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9_FARADAY’S LAW

9_FARADAY’S LAW

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In a commercial electric power plant, large generators produce energy that is transferred out of the plant by electrical transmission

. These generators use magnetic induction to generate a potential difference when coils of wire in the generator are rotated in a magnetic field. The source of energy to rotate the coils might be falling water, burning fossil fuels, or a nuclear reaction. (Michael Melford/Getty Images)

FARADAY’S LAW
•Faraday’s law of induction •Motional e.m.f •Lenz’s law •Induced e.m.f’s and electric fields •Maxwell’s equations

Michael Faraday British Physicist and Chemist (1791–1867) Faraday is often regarded as the greatest experimental scientist of the 1800s. His many contributions to the study of electricity include the invention of the electric motor, electric generator, and transformer, as well as the discovery of electromagnetic induction and the laws of electrolysis. Greatly influenced by religion, he refused to work on the development of poison gas for the British military. (By kind permission of the President and Council of the Royal Society)

p.968

(a) When a magnet is moved toward a loop of wire connected to a sensitive ammeter, the ammeter deflects as shown, indicating that a current is induced in the loop. (b) When the magnet is held stationary, there is no induced current in the loop, even when the magnet is inside the loop. (c) When the magnet is moved away from the loop, the ammeter deflects in the opposite direction, indicating that the induced current is opposite that shown in part (a). Changing the direction of the magnet’s motion changes the direction of the current induced by that motion.

Faraday’s experiment. When the switch in the primary circuit is closed, the ammeter in the secondary circuit deflects momentarily. The emf induced in the secondary circuit is caused by the changing magnetic field through the secondary coil.

1. Faraday’s Law of induction
• Relationship between current and changing magnetic field. An electric current can be induced in a circuit by a changing magnetic field. • In faraday’s experiment an induced emf is produced in the secondary circuit by the changing magnetic field. • The emf induced in a circuit is directly proportional to the time rate of change of the magnetic flux thro’ the circuit – Faraday’s Law of Induction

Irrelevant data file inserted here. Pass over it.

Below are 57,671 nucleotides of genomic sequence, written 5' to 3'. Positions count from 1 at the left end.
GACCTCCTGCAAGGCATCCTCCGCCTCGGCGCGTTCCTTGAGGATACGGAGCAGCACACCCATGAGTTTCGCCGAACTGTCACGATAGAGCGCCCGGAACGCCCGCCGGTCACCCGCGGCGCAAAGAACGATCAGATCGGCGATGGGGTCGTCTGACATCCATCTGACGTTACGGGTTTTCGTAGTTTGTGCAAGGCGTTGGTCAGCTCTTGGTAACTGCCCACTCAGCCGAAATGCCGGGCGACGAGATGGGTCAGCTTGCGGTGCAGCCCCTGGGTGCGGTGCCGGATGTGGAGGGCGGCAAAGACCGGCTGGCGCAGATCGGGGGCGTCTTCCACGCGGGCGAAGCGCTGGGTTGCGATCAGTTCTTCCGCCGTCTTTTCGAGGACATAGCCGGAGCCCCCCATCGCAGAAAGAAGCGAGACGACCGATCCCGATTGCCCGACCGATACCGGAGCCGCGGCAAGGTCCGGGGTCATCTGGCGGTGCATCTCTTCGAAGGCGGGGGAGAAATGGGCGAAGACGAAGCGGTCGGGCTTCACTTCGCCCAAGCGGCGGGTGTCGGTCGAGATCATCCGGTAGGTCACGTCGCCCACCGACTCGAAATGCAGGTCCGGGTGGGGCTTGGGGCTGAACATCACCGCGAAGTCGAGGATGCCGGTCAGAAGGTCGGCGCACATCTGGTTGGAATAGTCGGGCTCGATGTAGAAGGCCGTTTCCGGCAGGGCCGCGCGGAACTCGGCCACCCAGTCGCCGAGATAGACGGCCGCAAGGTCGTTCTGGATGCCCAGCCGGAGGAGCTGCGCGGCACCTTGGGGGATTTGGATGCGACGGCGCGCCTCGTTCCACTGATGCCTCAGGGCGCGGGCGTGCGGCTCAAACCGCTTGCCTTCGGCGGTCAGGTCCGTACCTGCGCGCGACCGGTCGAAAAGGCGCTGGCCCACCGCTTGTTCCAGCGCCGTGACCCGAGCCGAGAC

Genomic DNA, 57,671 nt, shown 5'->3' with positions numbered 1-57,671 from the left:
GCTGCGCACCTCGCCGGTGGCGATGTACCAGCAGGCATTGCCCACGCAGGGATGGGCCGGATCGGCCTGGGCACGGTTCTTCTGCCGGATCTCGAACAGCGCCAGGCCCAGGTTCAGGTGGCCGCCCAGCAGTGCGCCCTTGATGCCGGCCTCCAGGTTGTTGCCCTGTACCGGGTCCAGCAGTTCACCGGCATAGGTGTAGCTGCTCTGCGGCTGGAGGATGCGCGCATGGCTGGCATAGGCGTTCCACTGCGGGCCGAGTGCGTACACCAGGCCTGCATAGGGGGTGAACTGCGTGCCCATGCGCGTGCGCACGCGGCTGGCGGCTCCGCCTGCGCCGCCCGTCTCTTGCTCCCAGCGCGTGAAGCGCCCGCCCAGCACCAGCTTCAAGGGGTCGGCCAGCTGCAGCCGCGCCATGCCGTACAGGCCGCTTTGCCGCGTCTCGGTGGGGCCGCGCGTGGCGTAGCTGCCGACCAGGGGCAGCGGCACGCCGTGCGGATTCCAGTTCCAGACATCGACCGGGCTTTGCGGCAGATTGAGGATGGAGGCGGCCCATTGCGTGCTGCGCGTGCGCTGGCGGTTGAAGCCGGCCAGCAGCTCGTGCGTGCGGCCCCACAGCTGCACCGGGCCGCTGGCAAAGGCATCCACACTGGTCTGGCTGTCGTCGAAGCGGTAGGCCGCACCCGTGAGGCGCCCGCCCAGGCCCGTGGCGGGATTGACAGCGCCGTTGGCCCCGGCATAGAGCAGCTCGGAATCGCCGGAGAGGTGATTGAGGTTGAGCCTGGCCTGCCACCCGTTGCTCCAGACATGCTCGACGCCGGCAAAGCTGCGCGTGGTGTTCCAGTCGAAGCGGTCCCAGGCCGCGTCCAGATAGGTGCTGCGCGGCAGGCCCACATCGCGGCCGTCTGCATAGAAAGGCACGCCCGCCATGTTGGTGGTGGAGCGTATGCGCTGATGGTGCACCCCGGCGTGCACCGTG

d   dt

Where

  B.dA

is the magnetic flux thro’ the circuit.

If coil consist of N loops all of the same area, ΦB is the same magnetic flux thro’ one loop, an emf is induced in every loop. The loops are in series, so their emfs add, thus total emf

d   N dt

Suppose that a loop enclosing an area A lies in a uniform magnetic field B, the magnetic flux thro’ the loop = BA cos θ

d    BA cos  dt
From the above equation, an emf can be induced in several ways: The magnitude of B can change with time The area enclosed by the loop can change with time The angle θ between B and the normal to the loop can change with time Any combination of the above can occur

1.1 Some applications of Faraday’s law
Essential components of a ground fault interrupter (GFI) – an interesting safety device that protects users of electrical appliances from electric shock

(a) In an electric guitar, a vibrating magnetized string induces an emf in a pickup coil. (b) The pickups (the circles beneath the metallic strings) of this electric guitar detect the vibrations of the strings and send this information through an amplifier and into speakers. (A switch on the guitar allows the musician to select which set of six pickups is used.) Charles D. Winters

1.2 Problems : Question 1
• A coil consists of 200 turns of wire. Each turn is a square of side 18 cm, and a uniform magnetic field directed perpendicular to the plane of the coil is turned on. If the field changes linearly from 0 to 0.5 T in 0.8 s what is the magnitude of the induced emf in the coil while the field is changing? • Area of one turn of the coil = (0.18 m)2 = 0.0324 m2. • At t = 0, Φ = 0 because B = 0 • At t = 0.8 s, Φ = BA = (0.5o T)(0.0324 m2) = 0.0162 T.m2 • Therefore magnitude of induced emf:

 0.0162 T.m2  0  N  200 t 0.80 s ε  4.1 T.m2 s 1  4.1 V

2. Motional emf
• Previously emf induced in a stationary circuit, but magnetic field changes with time • Motional emf is where the emf is induced in a conductor moving thro’ a constant magnetic field
A straight electrical conductor of length moving with a velocity v through a uniform magnetic field B directed perpendicular to v. Due to the magnetic force on electrons, the ends of the conductor become oppositely charged. This establishes an electric field in the conductor. In steady state, the electric and magnetic forces on an electron in the wire are balanced.

When charges accumulate at both ends, downward magnetic force qvB is balanced by the upward electric force qE, hence

qE = qvB or E =vB
But ∆V = El , therefore ∆V = El = Blv , a potential difference is maintained between the ends of the conductor as long as the conductor continues to move thro’ the uniform magnetic field.